By Patrick Greissing, Alston & Bird LLP
A recent study published in the Proceedings of the National Academy of Sciences states that despite the increase in greenhouse gas emissions from 1998 to 2008, global surfaces temperatures have leveled off. The researchers, led by Robert Kaufman, a professor at Boston University, believe that global surface temperatures have leveled off over this time due to the increase in sulfur pollution, particularly in China. Sulfur pollution is known for having a cooling effect. With the increase in production of coal-fired power plants in China from 2002 to 2006, sulfur pollution has also increased to the point where the cooling effect appears to have offset the impact the increase in greenhouse gas emissions would have on surface temperature, researchers believe.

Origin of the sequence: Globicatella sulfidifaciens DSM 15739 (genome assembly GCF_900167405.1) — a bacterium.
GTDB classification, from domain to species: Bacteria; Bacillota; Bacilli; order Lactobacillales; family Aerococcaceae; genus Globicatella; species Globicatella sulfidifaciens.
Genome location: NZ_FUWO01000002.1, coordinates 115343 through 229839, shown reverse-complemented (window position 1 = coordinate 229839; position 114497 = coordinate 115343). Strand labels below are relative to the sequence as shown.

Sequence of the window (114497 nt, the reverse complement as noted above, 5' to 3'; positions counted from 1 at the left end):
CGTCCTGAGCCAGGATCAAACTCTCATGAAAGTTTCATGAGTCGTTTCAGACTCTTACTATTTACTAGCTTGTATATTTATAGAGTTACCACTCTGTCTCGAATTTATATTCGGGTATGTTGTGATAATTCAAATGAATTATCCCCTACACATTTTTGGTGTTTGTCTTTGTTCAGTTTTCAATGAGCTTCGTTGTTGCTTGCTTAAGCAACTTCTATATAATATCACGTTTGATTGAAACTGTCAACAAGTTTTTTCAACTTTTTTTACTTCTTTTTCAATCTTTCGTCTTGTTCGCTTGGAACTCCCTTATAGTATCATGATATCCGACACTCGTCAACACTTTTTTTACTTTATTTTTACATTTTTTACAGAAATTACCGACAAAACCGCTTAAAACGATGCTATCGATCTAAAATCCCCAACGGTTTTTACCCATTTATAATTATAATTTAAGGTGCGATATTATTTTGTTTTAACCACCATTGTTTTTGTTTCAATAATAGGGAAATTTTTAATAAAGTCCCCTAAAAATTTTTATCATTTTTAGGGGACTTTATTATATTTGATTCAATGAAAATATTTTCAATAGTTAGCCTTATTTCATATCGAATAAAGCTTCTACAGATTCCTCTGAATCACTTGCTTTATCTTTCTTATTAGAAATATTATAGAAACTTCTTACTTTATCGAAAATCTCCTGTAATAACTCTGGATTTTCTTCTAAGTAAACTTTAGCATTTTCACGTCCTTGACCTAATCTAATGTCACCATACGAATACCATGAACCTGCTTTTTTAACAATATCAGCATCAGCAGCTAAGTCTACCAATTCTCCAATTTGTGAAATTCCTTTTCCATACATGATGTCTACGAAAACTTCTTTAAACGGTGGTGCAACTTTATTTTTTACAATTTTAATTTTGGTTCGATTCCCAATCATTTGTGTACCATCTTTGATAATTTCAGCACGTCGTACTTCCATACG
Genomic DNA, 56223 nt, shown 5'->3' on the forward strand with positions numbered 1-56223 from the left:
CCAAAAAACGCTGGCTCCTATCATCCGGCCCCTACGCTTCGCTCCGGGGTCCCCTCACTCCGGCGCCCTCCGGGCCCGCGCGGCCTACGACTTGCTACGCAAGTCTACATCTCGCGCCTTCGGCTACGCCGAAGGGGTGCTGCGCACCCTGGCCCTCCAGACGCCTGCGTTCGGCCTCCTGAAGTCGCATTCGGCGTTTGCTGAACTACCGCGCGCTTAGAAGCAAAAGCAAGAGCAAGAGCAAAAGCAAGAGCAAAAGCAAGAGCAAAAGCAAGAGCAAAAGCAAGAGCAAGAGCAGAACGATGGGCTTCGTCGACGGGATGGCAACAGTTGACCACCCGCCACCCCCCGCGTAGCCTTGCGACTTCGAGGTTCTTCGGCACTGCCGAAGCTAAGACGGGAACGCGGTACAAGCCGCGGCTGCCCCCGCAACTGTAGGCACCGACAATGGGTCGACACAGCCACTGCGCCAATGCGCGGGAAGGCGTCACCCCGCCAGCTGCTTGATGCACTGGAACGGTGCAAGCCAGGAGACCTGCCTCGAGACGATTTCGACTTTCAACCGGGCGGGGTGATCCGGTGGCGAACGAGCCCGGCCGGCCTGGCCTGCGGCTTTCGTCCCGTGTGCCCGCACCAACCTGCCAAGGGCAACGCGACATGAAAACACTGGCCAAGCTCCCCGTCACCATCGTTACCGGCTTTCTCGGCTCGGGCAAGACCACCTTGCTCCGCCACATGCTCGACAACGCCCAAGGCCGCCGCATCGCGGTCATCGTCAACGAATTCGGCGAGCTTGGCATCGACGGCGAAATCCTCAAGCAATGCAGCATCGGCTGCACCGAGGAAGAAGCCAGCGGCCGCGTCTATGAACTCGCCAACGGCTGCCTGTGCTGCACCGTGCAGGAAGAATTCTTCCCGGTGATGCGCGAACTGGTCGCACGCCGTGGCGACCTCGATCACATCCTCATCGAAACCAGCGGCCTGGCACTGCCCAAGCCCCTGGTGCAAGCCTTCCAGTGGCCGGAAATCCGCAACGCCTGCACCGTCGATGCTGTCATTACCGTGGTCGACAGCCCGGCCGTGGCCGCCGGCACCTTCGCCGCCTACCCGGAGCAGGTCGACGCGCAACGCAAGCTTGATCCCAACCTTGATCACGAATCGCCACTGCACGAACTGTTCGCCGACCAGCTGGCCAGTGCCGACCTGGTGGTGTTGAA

Researchers warn that as China installs scrubbers on the coal fired power stations, the sulfur pollution will be reduced and the real impacts of the greenhouse gas emissions will be seen. Kaufman said, "If anything, the paper suggests that reductions in carbon emissions will be more important as China installs scrubbers [on its coal-fired power stations], which reduce sulfur emissions. This, and solar insolation increasing as part of the normal solar cycle, [will mean] temperature is likely to increase faster."
Read more at the Climate Change and Carbon Management Blog by Alston & Bird LLP.
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